More than 50 million women have been killed in India in 3 generations. More than a million female fetuses are selectively aborted every year. Thousands of new born girls are strangled, drowned or buried. Girls under 5 years of age have a 40% higher mortality rate than boys that age, because their parents don’t want to spend on their food or medicines. A girl is not worth it; it’s better to let her die. More than 25000 young women are gang-lynched by their husbands and in-laws in dowry related murders every year, while their parents look away. Thousands more, who don’t succumb to the attempts to burn, hang or poison them, live with physical and emotional trauma. Every 5 minutes, 1 pregnant woman dies, often because women are forced to undergo repeated abortions to rid potential daughters.
Females genocide in India is the result of an extremely virulent misogyny just as the Jewish genocide was the result of an extremely virulent anti-Semitism. Then why should this dehumanization and mass extermination of women not be recognized as ‘genocide’?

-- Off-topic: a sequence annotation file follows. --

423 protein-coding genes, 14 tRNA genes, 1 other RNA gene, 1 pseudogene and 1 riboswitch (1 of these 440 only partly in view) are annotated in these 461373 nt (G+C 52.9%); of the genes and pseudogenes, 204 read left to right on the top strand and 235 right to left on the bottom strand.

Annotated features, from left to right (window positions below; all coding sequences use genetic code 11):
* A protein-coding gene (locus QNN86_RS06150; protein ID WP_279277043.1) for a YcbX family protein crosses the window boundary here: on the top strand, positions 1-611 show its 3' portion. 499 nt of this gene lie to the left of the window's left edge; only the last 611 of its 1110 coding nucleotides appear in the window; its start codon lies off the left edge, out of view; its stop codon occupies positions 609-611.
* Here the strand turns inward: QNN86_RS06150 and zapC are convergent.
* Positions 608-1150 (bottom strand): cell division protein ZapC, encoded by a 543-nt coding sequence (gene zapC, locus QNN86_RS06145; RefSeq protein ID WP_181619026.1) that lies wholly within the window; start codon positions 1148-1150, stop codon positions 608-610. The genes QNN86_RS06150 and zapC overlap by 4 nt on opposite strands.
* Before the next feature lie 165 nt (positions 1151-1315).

My flickr visitor had a very simple answer. He said because the U.N. definition applies only to the case of “a national, ethnical, racial or religious group.” But there is no mention of gender!
At this point I felt the need to point out to him that he must be insane! What an argument! Still I elaborated. This law was written in 1948. The men (certainly there were no women in that group) who sat around a table in 1948 and wrote up the U.N. Genocide article, were thinking in a time zone when women were not even considered a social human group. Countries in Europe, like Switzerland, at that time, did not even give women voting rights. The U.S., which had a history of black slavery, gave the right to vote to black men before women in general got the right to vote.